My Paperchase Dream

A Paperchase Dream is a term that would probably not make sense to a lot of people, except for maybe law students. It is the term I use when wanting time away to write or study. In first year law school we studied Legal Theory with Professor William MacNeil, where he prescribed a number of films and books for us to watch and read, including the 1973 film The Paperchase.

In the film first year Harvard law student James Hart experiences the great Professor Charles Kingsfield – who is his demanding contract instructor and who uses the Socratic method to scare the bejesus out of his students. Hart is obsessed with impressing Professor Kingsfield, as such forms a study group with five other students. The group, like all good group work in university descends into chaos, one student attempting suicide and one megalomaniac who won’t share his type written notes (really more of slow day for law school). All of us watching don’t realise this is the law school’s idea of disclosure as to the law school experience (with only minimal dramatic effect of course).

Hart and one other student decide to separate from the group and hole themselves up in a Hotel for three days to study for their exams. They don’t shower, sit in their underwear, allow no room service to enter, remove the television and cover the room in their notes. This results in the Hotel trying to kick them out, but they succeed in staying by alleging that the Hotel is dealing drugs. Since watching this movie, I have always referred to this as doing a ‘Paperchase,’ not the allegation of drug dealing, but going away to write.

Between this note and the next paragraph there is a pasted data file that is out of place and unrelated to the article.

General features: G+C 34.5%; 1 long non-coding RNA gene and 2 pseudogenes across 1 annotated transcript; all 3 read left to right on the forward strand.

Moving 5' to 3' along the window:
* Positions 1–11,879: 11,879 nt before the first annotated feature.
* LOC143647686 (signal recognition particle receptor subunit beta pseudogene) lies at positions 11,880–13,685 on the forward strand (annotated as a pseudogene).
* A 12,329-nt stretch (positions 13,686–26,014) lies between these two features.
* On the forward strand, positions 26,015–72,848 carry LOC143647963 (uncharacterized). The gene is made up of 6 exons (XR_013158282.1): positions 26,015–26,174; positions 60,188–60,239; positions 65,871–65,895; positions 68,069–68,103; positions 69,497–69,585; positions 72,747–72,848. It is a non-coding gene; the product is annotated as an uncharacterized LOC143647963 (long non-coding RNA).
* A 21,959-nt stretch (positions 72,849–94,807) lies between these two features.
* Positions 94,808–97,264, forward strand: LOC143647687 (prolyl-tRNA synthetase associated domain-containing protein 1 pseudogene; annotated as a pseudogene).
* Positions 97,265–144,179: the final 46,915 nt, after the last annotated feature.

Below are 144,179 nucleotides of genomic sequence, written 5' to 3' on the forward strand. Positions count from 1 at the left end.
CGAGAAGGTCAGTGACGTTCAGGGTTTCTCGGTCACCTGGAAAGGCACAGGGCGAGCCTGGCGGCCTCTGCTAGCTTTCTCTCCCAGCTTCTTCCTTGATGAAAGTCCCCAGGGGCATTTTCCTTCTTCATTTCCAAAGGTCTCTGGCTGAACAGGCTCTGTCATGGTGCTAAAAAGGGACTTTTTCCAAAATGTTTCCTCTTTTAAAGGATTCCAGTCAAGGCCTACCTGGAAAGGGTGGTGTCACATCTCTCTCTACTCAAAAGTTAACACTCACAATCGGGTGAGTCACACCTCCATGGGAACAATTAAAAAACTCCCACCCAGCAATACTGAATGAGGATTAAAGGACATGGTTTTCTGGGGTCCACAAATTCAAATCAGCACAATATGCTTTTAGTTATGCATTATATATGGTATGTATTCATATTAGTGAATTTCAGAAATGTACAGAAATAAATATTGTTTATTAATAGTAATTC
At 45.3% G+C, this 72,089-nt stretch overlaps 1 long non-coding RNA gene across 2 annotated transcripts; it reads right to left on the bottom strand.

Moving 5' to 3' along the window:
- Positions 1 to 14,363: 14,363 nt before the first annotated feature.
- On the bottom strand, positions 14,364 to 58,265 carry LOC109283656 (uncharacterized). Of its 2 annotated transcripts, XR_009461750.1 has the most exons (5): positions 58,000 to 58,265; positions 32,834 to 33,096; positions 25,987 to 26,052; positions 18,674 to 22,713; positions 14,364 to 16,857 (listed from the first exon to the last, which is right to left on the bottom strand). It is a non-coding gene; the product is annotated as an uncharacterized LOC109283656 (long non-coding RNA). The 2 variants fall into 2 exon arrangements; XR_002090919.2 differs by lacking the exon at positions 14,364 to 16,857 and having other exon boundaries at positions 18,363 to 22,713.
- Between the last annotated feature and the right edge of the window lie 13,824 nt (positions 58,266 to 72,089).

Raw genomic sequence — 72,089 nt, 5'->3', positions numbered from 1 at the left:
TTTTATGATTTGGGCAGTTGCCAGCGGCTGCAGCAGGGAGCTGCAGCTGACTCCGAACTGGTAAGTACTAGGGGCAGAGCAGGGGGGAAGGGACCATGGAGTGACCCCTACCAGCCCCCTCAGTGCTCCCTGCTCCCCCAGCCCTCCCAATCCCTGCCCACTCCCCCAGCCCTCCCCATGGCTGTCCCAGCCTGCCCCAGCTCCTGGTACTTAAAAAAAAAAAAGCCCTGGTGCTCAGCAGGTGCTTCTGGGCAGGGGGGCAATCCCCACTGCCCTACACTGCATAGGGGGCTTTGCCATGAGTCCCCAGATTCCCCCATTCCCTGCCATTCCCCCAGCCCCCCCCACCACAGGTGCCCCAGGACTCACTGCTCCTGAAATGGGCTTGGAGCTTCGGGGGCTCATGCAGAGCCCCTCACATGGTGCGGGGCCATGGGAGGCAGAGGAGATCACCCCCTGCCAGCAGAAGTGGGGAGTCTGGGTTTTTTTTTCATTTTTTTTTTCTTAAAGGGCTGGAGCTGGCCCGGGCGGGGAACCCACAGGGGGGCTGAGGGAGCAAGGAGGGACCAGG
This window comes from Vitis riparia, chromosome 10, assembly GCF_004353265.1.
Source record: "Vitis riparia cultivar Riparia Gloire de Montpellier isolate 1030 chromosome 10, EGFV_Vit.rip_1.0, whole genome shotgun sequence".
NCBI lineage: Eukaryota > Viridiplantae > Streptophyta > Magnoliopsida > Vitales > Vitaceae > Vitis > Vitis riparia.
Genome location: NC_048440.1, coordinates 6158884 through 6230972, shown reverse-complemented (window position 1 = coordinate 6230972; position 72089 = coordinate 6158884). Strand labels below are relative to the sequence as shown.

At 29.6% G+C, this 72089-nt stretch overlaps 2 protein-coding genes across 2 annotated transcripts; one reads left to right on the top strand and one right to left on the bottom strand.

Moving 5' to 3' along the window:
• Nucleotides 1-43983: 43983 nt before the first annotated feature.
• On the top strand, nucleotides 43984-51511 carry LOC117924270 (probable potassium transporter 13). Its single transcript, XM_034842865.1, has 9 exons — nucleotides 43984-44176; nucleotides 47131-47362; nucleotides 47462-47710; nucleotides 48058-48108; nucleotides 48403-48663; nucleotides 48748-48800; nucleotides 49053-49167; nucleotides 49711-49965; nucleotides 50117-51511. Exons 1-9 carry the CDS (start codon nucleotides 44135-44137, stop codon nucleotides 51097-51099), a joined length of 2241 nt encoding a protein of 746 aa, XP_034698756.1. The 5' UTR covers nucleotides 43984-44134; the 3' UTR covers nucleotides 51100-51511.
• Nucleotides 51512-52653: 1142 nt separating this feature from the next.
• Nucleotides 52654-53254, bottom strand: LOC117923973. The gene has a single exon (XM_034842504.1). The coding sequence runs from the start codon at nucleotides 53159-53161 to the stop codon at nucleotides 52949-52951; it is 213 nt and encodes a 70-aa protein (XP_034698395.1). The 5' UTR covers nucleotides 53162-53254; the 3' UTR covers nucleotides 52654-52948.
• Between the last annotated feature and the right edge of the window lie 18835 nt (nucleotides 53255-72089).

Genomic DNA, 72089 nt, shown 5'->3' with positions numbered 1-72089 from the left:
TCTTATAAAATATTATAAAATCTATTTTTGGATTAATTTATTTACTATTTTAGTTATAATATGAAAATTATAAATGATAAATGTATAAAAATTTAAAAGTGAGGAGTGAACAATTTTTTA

To lock yourself in a hotel and work without interruption is the dream. For the past weekend that is what I tried to recreate, in a house built in the late 1500s (to remain anonymous for reasons that will become apparent), in a flat decorated with Victorian furniture, which was so reminiscent of an episode of Jonathan Creek I slept with the hallway light on. The property had its own private garden and there was an old church and graveyard at the end of the garden. Tolkien even stayed in the property during World War I. A location like this can inspire the romance of writing, especially when one is paying for the pleasure. There really is not much that can ruin a weekend like this, except, when there are bedbugs. Excuse me while I continue burning everything that I own now.

While Professor Kingsfield may have been a son of a bitch, Professor MacNeil was and is one of the most inspiring university educators I have ever had contact with. Though I do not feel the same about him after he did a dramatic reading of Twilight. There are some things Professor, you can’t unhear.


Leave a Reply

Fill in your details below or click an icon to log in: Logo

You are commenting using your account. Log Out /  Change )

Google photo

You are commenting using your Google account. Log Out /  Change )

Twitter picture

You are commenting using your Twitter account. Log Out /  Change )

Facebook photo

You are commenting using your Facebook account. Log Out /  Change )

Connecting to %s